Wireless Pressure Sensor – first results

JeeNode connected to XBee

JeeNode connected to XBee

Here you see my first setup of a JeeNode with pressure sensor connected to a XBee Series 2 module.  And it’s working! With Hyperterminal i captured the raw data coming in on my XStick:

XBee API mode packets with sensor data

XBee API mode packets with sensor data

The ‘experts’ will immediately recognize the first character (tilde, ~) as being the frame header of a XBee packet. The payload on the first line is ‘26311 39767’. All characters before that are XBee API frame related as well as the last character, which is the checksum. When you have a look at the code you can see what the payload is made of.

This is absolutely very cool; it think in total it has cost me an evening to put this all together; something i would have never dared dreaming about a year ago!

But there’s still a lot to do:

There seems to be a timing issue in the code, cause i saw the XBee having a bit of trouble joining the PAN. Maybe give it some more time in the setup routine, or give some more time during powering up the XBee to send a new sample… we’ll see.

I need to write some software on PC-side to test reliability of it all.

How long will the batteries survive? I haven’t got a clue… and how am i going to test this? For example, i can’t switch off my PC now, cause the XStick is powered by it; XStick not powered means no PAN means the XBee will keep on searching for the PAN and will use much much more power…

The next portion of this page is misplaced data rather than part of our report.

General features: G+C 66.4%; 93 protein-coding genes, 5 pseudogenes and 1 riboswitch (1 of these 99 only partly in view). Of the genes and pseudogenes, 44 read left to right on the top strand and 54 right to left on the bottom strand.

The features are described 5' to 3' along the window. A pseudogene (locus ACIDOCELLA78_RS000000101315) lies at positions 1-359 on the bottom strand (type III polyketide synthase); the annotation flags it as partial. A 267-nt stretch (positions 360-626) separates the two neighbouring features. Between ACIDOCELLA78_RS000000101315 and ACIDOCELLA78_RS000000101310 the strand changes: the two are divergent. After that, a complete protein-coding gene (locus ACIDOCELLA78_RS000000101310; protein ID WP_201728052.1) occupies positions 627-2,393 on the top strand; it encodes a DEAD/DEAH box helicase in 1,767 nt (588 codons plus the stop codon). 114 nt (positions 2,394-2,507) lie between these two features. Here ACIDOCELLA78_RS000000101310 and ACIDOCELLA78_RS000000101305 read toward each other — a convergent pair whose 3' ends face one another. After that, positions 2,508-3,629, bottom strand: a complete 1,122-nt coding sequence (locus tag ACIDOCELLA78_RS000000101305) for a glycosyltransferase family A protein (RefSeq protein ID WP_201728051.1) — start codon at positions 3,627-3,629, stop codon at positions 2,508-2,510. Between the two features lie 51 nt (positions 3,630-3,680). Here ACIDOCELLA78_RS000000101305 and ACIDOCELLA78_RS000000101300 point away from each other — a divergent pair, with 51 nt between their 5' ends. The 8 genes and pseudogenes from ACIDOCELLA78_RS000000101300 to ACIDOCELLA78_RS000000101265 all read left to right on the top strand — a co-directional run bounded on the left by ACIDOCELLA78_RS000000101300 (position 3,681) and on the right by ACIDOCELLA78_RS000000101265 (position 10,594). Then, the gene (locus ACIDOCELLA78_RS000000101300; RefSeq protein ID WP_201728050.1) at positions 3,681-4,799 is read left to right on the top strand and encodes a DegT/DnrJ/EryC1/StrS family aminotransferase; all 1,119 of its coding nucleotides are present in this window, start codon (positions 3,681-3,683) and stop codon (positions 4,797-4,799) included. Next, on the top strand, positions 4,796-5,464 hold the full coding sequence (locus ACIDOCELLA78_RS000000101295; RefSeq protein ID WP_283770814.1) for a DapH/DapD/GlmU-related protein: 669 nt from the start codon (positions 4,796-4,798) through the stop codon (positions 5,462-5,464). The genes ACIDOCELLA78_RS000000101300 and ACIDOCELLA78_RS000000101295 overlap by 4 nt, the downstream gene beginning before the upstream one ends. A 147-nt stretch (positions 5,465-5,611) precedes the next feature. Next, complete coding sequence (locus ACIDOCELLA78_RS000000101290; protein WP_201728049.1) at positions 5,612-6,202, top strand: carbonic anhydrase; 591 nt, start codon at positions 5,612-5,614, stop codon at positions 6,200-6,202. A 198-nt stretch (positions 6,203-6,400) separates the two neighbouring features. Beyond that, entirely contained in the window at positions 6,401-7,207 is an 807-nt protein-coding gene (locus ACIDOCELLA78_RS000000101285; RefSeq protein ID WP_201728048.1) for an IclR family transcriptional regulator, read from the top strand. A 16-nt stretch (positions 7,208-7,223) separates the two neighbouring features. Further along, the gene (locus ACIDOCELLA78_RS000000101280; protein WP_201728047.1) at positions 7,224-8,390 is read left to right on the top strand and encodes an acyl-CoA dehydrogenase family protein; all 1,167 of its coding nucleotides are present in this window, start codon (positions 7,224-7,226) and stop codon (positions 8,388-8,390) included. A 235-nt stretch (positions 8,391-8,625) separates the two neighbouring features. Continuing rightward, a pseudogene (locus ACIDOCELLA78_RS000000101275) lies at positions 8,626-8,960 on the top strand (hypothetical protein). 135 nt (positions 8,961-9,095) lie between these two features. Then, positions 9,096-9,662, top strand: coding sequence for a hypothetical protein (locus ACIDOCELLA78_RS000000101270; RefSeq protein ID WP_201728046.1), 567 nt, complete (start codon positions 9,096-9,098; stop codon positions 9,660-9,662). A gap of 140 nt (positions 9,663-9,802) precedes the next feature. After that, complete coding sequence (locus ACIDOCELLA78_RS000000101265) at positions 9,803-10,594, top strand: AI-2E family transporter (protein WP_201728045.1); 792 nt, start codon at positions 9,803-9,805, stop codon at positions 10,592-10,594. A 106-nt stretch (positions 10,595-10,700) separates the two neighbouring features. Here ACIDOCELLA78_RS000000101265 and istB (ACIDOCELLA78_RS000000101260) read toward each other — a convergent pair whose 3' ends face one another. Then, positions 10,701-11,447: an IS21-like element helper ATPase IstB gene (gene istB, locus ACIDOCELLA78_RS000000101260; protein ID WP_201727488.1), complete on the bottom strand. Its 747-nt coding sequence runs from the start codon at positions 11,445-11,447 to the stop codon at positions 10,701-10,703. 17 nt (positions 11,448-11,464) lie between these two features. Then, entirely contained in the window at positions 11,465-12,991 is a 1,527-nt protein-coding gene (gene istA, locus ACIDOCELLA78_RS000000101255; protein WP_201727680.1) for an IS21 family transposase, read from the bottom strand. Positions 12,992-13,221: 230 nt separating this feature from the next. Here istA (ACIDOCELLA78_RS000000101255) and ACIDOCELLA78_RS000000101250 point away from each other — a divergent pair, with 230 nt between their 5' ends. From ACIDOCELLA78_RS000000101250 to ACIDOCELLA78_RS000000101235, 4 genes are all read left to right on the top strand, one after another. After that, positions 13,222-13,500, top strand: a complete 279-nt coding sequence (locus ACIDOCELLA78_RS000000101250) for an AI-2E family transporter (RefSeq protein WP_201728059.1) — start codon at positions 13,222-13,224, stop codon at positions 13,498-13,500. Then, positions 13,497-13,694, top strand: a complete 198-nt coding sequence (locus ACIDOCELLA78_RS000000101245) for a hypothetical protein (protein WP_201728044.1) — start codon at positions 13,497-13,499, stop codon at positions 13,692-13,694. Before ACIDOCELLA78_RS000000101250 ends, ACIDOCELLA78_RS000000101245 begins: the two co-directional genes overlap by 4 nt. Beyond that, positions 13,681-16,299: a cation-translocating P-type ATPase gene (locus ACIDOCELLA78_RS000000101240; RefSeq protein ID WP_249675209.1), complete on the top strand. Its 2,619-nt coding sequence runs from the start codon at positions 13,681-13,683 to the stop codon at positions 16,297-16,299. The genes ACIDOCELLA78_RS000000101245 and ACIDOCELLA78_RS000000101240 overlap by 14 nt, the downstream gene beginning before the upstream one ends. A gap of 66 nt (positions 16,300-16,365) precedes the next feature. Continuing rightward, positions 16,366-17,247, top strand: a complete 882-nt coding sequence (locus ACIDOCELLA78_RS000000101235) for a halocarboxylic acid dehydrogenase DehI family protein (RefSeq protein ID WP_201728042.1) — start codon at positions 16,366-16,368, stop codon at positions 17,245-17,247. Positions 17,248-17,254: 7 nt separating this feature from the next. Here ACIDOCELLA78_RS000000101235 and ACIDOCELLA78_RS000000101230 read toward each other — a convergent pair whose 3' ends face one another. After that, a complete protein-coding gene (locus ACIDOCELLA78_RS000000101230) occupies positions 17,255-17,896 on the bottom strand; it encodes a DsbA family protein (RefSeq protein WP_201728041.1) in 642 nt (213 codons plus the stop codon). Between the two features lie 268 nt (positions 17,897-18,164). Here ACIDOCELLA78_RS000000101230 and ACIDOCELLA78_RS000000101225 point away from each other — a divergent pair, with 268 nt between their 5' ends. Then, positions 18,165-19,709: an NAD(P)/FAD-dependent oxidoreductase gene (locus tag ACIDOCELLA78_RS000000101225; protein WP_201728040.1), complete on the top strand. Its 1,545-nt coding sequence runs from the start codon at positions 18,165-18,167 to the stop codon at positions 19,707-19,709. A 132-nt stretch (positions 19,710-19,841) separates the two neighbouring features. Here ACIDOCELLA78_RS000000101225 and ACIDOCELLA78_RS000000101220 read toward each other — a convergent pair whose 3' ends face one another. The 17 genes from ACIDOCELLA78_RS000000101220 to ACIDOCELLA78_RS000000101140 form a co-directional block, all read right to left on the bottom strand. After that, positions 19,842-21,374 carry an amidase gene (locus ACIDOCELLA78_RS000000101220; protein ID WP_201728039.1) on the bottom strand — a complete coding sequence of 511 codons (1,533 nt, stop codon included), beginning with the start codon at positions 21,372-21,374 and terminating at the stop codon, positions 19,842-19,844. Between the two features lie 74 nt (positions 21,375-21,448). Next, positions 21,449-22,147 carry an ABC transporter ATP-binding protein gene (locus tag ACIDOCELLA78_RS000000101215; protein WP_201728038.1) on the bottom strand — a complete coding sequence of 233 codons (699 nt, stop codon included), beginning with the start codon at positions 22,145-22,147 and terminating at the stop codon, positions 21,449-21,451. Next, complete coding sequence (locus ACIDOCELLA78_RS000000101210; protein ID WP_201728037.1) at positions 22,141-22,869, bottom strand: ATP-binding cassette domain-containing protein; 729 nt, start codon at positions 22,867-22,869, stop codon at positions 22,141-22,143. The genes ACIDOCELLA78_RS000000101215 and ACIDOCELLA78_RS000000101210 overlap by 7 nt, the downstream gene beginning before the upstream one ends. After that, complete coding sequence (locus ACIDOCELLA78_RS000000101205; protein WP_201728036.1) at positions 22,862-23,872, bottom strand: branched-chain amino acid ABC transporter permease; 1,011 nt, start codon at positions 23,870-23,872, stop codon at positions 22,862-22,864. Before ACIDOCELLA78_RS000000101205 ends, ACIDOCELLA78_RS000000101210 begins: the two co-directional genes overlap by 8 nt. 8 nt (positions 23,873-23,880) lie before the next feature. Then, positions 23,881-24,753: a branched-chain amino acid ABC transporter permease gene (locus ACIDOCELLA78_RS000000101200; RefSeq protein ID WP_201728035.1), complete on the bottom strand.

To make the whole package smaller, i need to stop using the pin headers on the JeeNode and just solder the wires right onto the board.

A big step ahead, but still a lot of questions to be answered…

Here’s the code that is currently running on the JeeNode:

#include <Ports.h>
#include <RF12.h>
#include "PortsBMP085.h"
#include <avr/sleep.h>
#include <NewSoftSerial.h>

NewSoftSerial XBSerial = NewSoftSerial(2, 3);
PortI2C two (2);
BMP085 psensor (two);

int pinXBee=7;                        // to Control XBee on/off
int pinCTS=6;                         // to monitor CTS

static int SampleInterval = 1000;     // 60000;
static int HeartBeatInterval = 10000; // 300000;
static int CTS=0;                     // value of XBee CTS pin

struct {
    int16_t temp;
    int32_t pres;
} payload;

static void lowPower (byte mode) {
    // prepare to go into power down mode
    // disable the ADC
    byte prrSave = PRR, adcsraSave = ADCSRA;
    ADCSRA &= ~ bit(ADEN);
    PRR &= ~ bit(PRADC);
    // zzzzz...
    // re-enable the ADC
    PRR = prrSave;
    ADCSRA = adcsraSave;

EMPTY_INTERRUPT(WDT_vect); // just wakes us up to resume

static void watchdogInterrupts (uint8_t mode) {
    MCUSR &= ~(1<<WDRF); // only generate interrupts, no reset
    WDTCSR |= (1<<WDCE) | (1<<WDE); // start timed sequence
    WDTCSR = bit(WDIE) | mode; // mode is a slightly quirky bit-pattern

static byte loseSomeTime (word msecs) {
    // only slow down for periods longer than twice the watchdog granularity
    if (msecs >= 32) {
        for (word ticks = msecs / 16; ticks > 0; --ticks) {
            lowPower(SLEEP_MODE_PWR_DOWN); // now completely power down
            // adjust the milli ticks, since we will have missed several
            extern volatile unsigned long timer0_millis;
            timer0_millis += 16L;
        return 1;
    return 0;

static MilliTimer SampleTimer;     // Interval for reading a sample from the BMP085
static MilliTimer HeartBeatTimer;  // forced maximum interval (Heartbeat)

static byte periodicSleep (word msecs) {
    // switch to idle mode while waiting for the next event